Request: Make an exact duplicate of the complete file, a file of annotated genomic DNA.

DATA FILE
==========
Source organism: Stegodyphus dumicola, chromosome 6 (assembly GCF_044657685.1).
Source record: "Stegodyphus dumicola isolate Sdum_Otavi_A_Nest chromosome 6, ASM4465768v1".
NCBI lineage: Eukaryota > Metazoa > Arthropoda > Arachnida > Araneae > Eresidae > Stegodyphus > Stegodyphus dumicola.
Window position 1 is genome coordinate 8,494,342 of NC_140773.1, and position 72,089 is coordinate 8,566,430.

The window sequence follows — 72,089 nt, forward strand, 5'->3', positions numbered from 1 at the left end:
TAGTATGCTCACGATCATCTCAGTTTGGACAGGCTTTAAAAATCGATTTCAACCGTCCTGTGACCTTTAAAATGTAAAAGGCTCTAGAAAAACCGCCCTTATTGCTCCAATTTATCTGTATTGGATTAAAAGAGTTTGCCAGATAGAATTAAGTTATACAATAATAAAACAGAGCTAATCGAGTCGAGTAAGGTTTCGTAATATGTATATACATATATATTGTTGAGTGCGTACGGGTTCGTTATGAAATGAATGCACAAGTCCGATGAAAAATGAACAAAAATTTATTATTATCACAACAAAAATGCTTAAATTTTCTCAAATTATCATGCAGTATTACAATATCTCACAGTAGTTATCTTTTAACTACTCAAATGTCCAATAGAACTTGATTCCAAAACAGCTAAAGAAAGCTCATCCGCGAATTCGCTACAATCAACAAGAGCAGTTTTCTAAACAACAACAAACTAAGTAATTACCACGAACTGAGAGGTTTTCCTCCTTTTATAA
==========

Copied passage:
Source organism: Stegodyphus dumicola, chromosome 6 (assembly GCF_044657685.1).
Source record: "Stegodyphus dumicola isolate Sdum_Otavi_A_Nest chromosome 6, ASM4465768v1".
NCBI lineage: Eukaryota > Metazoa > Arthropoda > Arachnida > Araneae > Eresidae > Stegodyphus > Stegodyphus dumicola.
Window position 1 is genome coordinate 8,494,342 of NC_140773.1, and position 72,089 is coordinate 8,566,430.

The window sequence follows — 72,089 nt, forward strand, 5'->3', positions numbered from 1 at the left end:
TAGTATGCTCACGATCATCTCAGTTTGGACAGGCTTTAAAAATCGATTTCAACCGTCCTGTGACCTTTAAAATGTAAAAGGCTCTAGAAAAACCGCCCTTATTGCTCCAATTTATCTGTATTGGATTAAAAGAGTTTGCCAGATAGAATTAAGTTATACAATAATAAAACAGAGCTAATCGAGTCGAGTAAGGTTTCGTAATATGTATATACATATATATTGTTGAGTGCGTACGGGTTCGTTATGAAATGAATGCACAAGTCCGATGAAAAATGAACAAAAATTTATTATTATCACAACAAAAATGCTTAAATTTTCTCAAATTATCATGCAGTATTACAATATCTCACAGTAGTTATCTTTTAACTACTCAAATGTCCAATAGAACTTGATTCCAAAACAGCTAAAGAAAGCTCATCCGCGAATTCGCTACAATCAACAAGAGCAGTTTTCTAAACAACAACAAACTAAGTAATTACCACGAACTGAGAGGTTTTCCTCCTTTTATAA